I gathered all my courage as though I were about to leap forthwith into hell-fire, and let the thought come.  I saw before me the cathedral, the blue sky, God sits on His throne, high above the world – and from under the throne an enormous turd falls upon the sparkling new roof, shatters it, and breaks the walls to the cathedral asunder (Dreams, Memories and Reflections,  p. 56).


But what did this image mean? As Jung concluded later ‘nature was nothing other than the will of the Creator. Nor did it help to accuse the devil, for he too was a creature of God. God alone was real- annihilating fire and  an indescribable grace’ (p. 74).  In this way, for Jung God possessed a terrible beauty, which embraced all that was shadowy, desolate and despairing, as well as all that was sublime. The God that declared the glory of the world at the creation, was the same God that cried in Gethsemane. Goethe was right said Jung, ‘At last I had found confirmation that there were or had been people who saw evil and its universal power, and- and more important- the mysterious role it played in delivering man from darkness and suffering’ (p. 78). Yet if the demons have a role to play in the awakening of human souls (as they do in many of the Gospel accounts) then will the demons themselves be redeemed? Fox’s creedal Barbados letter of 1671 does not exactly sound a hopeful note on this point:

We believe that he (Jesus) alone is our Redeemer and Saviour, even the Captain of our Salvation, who saves us from sin, as well as from hell, and the wrath to come, and destroys the devil and his works; he is the Seed of the woman, that bruises the serpent’s head, to wit, Christ Jesus, the Alpha and Omega, the First and the Last.

Elsewhere in the letter Fox tells us that unrepentant souls will join Satan in a perpetual lake of fire. Hints concerning the final fate of the demons, bring us back full circle to Lewis. For it is on the question of finality that the paths of Fox and this austere Anglican apologist cross. For Lewis, there are some choices which cannot be undone. Indeed, there are ‘final’ choices. As Lewis writes in the introduction to The Great Divorce ‘[a] sum can be put right: but only by going back until you find the error and working it afresh from that point, never by simply going on. Evil can be undone, but it cannot ‘develop’ into good.’ Choices cannot be erased at some ‘end’, or over time, says Lewis. Something is either embraced or rejected. And choices eventually become fixed. As one of Lewis’ characters in the same text notes,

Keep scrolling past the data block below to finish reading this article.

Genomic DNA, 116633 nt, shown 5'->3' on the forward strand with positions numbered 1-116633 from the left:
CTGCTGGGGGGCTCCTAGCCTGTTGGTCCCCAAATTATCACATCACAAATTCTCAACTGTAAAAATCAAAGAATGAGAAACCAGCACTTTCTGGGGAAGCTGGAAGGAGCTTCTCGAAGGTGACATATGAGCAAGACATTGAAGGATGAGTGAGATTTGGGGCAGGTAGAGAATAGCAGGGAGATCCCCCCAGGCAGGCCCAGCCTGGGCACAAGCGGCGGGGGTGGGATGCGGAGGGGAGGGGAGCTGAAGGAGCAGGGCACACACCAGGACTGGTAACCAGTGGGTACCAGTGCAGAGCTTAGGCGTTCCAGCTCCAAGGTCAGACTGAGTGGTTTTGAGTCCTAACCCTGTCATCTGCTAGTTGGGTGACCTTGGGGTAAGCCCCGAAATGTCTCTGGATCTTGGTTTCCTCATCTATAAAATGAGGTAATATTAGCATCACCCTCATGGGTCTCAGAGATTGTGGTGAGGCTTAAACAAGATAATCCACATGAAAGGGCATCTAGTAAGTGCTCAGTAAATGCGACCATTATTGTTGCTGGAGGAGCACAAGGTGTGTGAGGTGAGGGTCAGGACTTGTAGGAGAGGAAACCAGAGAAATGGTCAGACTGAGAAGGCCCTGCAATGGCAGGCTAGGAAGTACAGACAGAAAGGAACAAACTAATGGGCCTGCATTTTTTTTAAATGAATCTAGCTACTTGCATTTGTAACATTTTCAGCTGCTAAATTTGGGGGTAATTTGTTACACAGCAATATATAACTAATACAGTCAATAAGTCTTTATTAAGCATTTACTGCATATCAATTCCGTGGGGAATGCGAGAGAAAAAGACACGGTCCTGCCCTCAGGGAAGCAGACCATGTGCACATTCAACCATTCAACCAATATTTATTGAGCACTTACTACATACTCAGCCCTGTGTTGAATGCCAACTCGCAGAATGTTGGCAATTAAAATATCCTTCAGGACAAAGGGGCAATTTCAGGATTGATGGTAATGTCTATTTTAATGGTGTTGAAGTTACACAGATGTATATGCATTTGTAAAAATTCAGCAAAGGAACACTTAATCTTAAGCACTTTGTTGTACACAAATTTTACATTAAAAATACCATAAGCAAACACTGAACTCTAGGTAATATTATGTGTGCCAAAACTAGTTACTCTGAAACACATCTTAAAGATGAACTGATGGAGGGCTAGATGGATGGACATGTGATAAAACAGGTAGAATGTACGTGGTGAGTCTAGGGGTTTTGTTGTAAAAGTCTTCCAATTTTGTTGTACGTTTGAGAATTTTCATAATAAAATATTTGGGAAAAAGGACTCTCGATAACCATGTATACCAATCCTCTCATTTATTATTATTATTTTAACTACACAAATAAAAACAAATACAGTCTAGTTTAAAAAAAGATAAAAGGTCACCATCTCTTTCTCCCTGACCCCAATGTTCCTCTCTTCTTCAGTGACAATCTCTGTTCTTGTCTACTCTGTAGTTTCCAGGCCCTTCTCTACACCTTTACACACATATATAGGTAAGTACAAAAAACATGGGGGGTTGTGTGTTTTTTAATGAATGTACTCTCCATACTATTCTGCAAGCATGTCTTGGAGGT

“it begins with a grumbling mood, and yourself still distinct from it: perhaps criticising it. And yourself, in a dark hour, may will that mood, embrace it. Ye can repent and come out of it again. But there may come a day when you can do that no longer. Then there will be no ‘you’ left to criticise the mood, nor even to enjoy it, but just the grumble itself going on forever like a machine.”

Presumably for Lewis the demons are just arid reflections of this same process; demons are creatures which are now captured by their dissidence. They have given a ‘no’ to God and are now mere figments of their negation. Yet, despite these stern statements, as a Quaker I hold out hope for the majestic doctrine of the Church Father, Origen of Alexandria. Distressed by the thought that any of God’s creatures should know perpetual punishment, Origen argued that God would take even the most reprobate demon to Himself. Consequently, he suggested:

[The] destruction of the last enemy must be understood in this way, not that its substance which was made by God shall perish, but that the hostile purpose and will which proceeded, not from God but from itself, will come to an end. It will be destroyed, therefore, not in the sense of ceasing to exist, but of being no longer an enemy and no longer death. For to the Almighty nothing is impossible, nor is anything beyond the reach of cure by its maker. Peri Archon 3.6.5 (trans. Marguerite Harl, Gilles Dorival, and Alain Le Boulluec. Paris, p.67)

As a peculiar people who wait for God’s kingdom of peace, do we have space in our hearts for the demons, who perhaps are trapped in their own hall of mirrors? Can we hope openly and honestly for peace between all of God’s creatures? Might Jesus also say of the demons, “Father, forgive them, for they do not know what they are doing”?